Declaring a 3-day Training workshop organized by the Presidential Committee on North East Initiative (PCNI) in Maiduguri, held at the High Court Complex, Gidan Madara, Maiduguri Thursday for 60 Religious Leaders/Imams on Counter Narrative and Deradicalization.
Including 80 Traditional Rulers Training on Alternative Dispute Resolution and 30 Lower Court Judges Training on Capacity Enhancement drawn from Borno state while same number was expected to be organized in Yobe and Adamawa States before the year runs out.
The Vice Chairman, PCNI, Alhaji Tijjani Musa Tumsah Thursday said different stakeholders play the role of mediators with the aim of reconciling differences, settling disputes and ensuring the fabric of our society to remain in a peace building fact of recurring conflicts arising from lingering tensions and unresolved perceived and real injustices has not justified a robust accountability culture for abuses in conflicts at community and even national levels.
He added that the culture of establishing Panels, Commissions of Inquiry or Task Force with mandates aimed at rendering justice, reconciliation and healing can not be complete without the expectations of parties in a conflict who were aggrieved , must be met through a series of strategies, dialogue, negotiations and reprieve all embedded as an integral part of sustainable peace building.
According to him, North East boko haram crisis is a complex situation with familial and community ties between the aggressors and the abused from the cases of breach of trust where individuals or institutions charged with responsibility to protect were the violators and often known to the victims.
The VC PCNI observed that iinsecurity and trust deficits have left gaps the dynamics of which can only be addressed through deliberate programming and collective resolve for peace and development, noting that, prior to the insurgency, some of the major challenges the region was grappling wit include infrastructural deficit, low human capital, ungoverned spaces, unemployment, poverty and other natural challenges such as desertification and receding Lake Chad.
However, the most devastating onslaught was on the fabric of social cohesion. Social infrastructure, which underpins and supports collective stake and benefits of peaceful co-existence among the people along with other socio economic activities.
He said people were forced into camps and with the length of stay in these locations came new challenges that broke down values that were the main stay of coexistence while perpetrators of violations ranged from Boko Haram insurgent's to state and other non state participants in the conflict.
Therefore, the demand for justice as a component of a peace building architecture needed to be responded to in a systemic manner and this informed the rationale for PCNI Peace Building & Transitional Justice Programme hence the effects of the insurgency in the North East were manifested in many facets of life in the region.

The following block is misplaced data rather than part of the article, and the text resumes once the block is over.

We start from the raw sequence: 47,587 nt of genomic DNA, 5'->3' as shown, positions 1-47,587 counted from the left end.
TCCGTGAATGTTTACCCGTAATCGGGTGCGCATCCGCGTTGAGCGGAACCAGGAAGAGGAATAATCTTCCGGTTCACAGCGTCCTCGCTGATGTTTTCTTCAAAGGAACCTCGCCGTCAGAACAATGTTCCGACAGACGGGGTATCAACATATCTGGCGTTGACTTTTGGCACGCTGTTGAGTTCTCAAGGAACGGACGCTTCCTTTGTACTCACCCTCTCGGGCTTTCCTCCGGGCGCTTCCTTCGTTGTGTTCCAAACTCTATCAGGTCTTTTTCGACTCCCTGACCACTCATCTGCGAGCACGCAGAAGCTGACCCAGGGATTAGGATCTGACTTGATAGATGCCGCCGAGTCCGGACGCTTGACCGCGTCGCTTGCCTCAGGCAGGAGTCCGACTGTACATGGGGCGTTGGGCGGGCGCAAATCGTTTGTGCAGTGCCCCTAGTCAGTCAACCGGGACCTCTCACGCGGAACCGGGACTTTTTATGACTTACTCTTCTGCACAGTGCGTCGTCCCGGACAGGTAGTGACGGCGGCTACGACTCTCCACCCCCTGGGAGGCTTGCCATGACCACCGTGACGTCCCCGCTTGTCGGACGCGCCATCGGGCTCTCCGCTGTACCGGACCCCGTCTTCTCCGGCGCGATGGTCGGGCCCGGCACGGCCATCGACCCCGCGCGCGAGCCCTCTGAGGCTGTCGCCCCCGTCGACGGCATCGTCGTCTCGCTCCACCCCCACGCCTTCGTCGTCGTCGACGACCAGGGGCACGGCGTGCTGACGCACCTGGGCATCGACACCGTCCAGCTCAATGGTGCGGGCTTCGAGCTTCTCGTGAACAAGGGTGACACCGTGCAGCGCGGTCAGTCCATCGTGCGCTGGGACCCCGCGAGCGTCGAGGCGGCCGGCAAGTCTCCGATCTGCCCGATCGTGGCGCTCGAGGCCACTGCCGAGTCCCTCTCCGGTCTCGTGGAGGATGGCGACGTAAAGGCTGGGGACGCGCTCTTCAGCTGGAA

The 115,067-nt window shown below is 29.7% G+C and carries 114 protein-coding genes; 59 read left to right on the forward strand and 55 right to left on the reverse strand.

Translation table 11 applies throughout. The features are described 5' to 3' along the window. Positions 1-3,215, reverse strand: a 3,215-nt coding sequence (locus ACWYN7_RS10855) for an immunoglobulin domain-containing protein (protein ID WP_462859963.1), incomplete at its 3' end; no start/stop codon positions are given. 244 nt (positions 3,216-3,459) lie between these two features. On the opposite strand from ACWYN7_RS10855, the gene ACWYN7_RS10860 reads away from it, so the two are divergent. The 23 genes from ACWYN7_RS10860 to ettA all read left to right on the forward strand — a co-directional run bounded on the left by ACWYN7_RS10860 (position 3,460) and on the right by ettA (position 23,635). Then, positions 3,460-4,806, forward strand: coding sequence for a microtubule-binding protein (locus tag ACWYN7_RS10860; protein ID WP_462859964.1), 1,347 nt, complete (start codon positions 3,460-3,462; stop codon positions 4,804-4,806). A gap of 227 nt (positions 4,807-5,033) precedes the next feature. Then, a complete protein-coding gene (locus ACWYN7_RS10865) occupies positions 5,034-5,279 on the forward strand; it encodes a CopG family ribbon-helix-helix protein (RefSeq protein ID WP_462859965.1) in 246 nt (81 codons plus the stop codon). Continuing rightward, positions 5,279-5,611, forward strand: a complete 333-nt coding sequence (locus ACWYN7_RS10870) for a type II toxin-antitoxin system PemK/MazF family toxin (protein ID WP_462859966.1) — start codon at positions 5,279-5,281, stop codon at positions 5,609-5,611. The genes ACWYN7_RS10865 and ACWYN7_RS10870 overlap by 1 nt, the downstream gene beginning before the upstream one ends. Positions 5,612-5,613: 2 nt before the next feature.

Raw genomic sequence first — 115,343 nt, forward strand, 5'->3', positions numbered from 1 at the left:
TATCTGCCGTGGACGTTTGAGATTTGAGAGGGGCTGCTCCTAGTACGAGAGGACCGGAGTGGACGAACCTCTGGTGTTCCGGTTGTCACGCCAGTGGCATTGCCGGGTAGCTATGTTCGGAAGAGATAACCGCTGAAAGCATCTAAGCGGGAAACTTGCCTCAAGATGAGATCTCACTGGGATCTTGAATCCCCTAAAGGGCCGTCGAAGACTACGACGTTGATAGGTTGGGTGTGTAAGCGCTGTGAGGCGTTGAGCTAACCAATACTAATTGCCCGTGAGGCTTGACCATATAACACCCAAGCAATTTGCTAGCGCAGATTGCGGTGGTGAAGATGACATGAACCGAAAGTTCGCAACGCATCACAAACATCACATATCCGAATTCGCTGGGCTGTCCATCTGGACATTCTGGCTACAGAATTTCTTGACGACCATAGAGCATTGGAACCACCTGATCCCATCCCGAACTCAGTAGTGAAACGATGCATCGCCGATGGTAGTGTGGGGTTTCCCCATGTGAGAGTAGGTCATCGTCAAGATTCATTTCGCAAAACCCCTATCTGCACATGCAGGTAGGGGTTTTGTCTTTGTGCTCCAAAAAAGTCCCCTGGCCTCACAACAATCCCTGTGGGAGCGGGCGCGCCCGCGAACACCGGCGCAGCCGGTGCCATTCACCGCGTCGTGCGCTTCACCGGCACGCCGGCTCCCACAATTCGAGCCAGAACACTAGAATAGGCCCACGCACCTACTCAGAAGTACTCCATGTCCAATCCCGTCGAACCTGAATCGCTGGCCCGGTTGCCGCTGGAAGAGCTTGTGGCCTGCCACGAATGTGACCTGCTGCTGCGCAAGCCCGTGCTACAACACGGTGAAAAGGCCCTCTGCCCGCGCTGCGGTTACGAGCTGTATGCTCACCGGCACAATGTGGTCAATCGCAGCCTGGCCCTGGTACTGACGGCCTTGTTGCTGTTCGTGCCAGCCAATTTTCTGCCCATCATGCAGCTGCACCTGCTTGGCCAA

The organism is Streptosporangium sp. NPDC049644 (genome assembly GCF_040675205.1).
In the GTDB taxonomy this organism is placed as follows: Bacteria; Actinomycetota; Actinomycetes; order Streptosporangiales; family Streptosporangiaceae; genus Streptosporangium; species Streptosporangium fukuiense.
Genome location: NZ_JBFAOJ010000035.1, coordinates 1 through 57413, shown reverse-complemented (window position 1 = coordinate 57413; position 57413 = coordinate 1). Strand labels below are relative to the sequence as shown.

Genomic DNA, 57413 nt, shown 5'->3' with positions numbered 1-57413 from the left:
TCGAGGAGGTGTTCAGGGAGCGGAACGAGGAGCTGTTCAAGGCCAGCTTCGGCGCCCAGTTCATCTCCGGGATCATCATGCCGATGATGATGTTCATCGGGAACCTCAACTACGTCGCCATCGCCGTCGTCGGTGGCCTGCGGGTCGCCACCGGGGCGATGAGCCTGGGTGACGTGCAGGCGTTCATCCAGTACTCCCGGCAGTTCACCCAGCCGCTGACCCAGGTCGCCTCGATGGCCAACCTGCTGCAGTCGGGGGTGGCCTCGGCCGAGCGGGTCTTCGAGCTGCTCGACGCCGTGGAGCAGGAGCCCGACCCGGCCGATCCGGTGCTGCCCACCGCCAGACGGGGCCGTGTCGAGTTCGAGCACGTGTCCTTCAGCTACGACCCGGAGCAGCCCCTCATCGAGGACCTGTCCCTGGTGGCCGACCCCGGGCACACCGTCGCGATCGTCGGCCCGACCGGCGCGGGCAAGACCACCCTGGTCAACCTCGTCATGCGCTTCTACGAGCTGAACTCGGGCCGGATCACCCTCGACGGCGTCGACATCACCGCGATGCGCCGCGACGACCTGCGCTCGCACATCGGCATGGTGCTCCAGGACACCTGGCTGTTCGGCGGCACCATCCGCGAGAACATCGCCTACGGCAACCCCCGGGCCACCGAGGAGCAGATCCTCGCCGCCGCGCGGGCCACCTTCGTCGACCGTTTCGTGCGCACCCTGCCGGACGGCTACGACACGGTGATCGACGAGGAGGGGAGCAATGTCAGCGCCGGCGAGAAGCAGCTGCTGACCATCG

He said the family structure has suffered significant devastation accentuated by poverty and displacement which has eroded the values that inform the overall social cohesion of the peoples of the North East while the path of rebuilding social cohesion lies in our collective commitment to the recovery of the family unit which in turn, will inform its contribution to peace building.
“This is in recognition of the importance of peace and security as foundations for development. The PCNI is and will continue to be a strong advocate of deliberate institutional contributions that tie peace and development.
“Within its leadership and coordinating role, the PCNI has therefore designed a robust programme aimed at rebuilding social cohesion in partnership with key institutions represented here today. The overall objective of the programme is to strengthen peace building processes leading to resilience and social cohesion within a context of justice and reconciliation.
“For the PCNI, the transition and stabilization to recovery provides the context for engagement with leaders and community stakeholders. The aim is to facilitate an understanding of a shared vision for lasting peace as an imperative for development. Within this framework, the PCNI is working with partners and experts to develop tools that can promote a culture of peace building through formal and informal arbitration mechanisms.
” In addition, PCNI and its partners are working to develop a transitional justice framework to inform the dialogue for peace and reconciliation. This is critical given the ongoing return and resettlement of displaced persons to their communities with grievances that need to be addressed alongside lingering humanitarian needs, ” Tumsah said.
The Vice Chairman however mainstreamed that PCNI acknowledged the dynamics and challenges inherent in the quest to rebuild lives and livelihoods as well as social cohesion, acknowledged and upholds the need for aggrieved parties to work at closure for their pains and losses.